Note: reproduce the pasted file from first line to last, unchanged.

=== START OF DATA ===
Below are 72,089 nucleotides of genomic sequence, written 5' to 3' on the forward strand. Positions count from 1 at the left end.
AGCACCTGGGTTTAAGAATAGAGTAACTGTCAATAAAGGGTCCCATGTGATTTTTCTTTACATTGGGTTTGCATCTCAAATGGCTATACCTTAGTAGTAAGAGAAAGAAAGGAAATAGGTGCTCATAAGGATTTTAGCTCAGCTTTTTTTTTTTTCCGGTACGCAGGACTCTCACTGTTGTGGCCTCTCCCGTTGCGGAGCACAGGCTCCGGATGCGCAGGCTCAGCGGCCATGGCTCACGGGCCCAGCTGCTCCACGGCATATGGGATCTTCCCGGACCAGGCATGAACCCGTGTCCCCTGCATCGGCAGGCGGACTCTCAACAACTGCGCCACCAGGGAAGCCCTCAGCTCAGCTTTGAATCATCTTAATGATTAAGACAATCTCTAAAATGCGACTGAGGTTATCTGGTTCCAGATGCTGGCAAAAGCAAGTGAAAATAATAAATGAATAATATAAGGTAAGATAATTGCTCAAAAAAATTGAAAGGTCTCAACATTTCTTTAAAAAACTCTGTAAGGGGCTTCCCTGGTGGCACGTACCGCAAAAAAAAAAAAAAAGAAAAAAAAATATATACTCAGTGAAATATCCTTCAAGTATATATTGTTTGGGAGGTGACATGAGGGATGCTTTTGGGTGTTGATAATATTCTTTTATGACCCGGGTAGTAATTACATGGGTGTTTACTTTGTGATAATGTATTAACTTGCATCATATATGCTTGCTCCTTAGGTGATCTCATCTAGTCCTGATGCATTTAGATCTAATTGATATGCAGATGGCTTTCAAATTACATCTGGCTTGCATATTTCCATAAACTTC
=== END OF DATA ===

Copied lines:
Below are 72,089 nucleotides of genomic sequence, written 5' to 3' on the forward strand. Positions count from 1 at the left end.
AGCACCTGGGTTTAAGAATAGAGTAACTGTCAATAAAGGGTCCCATGTGATTTTTCTTTACATTGGGTTTGCATCTCAAATGGCTATACCTTAGTAGTAAGAGAAAGAAAGGAAATAGGTGCTCATAAGGATTTTAGCTCAGCTTTTTTTTTTTTCCGGTACGCAGGACTCTCACTGTTGTGGCCTCTCCCGTTGCGGAGCACAGGCTCCGGATGCGCAGGCTCAGCGGCCATGGCTCACGGGCCCAGCTGCTCCACGGCATATGGGATCTTCCCGGACCAGGCATGAACCCGTGTCCCCTGCATCGGCAGGCGGACTCTCAACAACTGCGCCACCAGGGAAGCCCTCAGCTCAGCTTTGAATCATCTTAATGATTAAGACAATCTCTAAAATGCGACTGAGGTTATCTGGTTCCAGATGCTGGCAAAAGCAAGTGAAAATAATAAATGAATAATATAAGGTAAGATAATTGCTCAAAAAAATTGAAAGGTCTCAACATTTCTTTAAAAAACTCTGTAAGGGGCTTCCCTGGTGGCACGTACCGCAAAAAAAAAAAAAAAGAAAAAAAAATATATACTCAGTGAAATATCCTTCAAGTATATATTGTTTGGGAGGTGACATGAGGGATGCTTTTGGGTGTTGATAATATTCTTTTATGACCCGGGTAGTAATTACATGGGTGTTTACTTTGTGATAATGTATTAACTTGCATCATATATGCTTGCTCCTTAGGTGATCTCATCTAGTCCTGATGCATTTAGATCTAATTGATATGCAGATGGCTTTCAAATTACATCTGGCTTGCATATTTCCATAAACTTC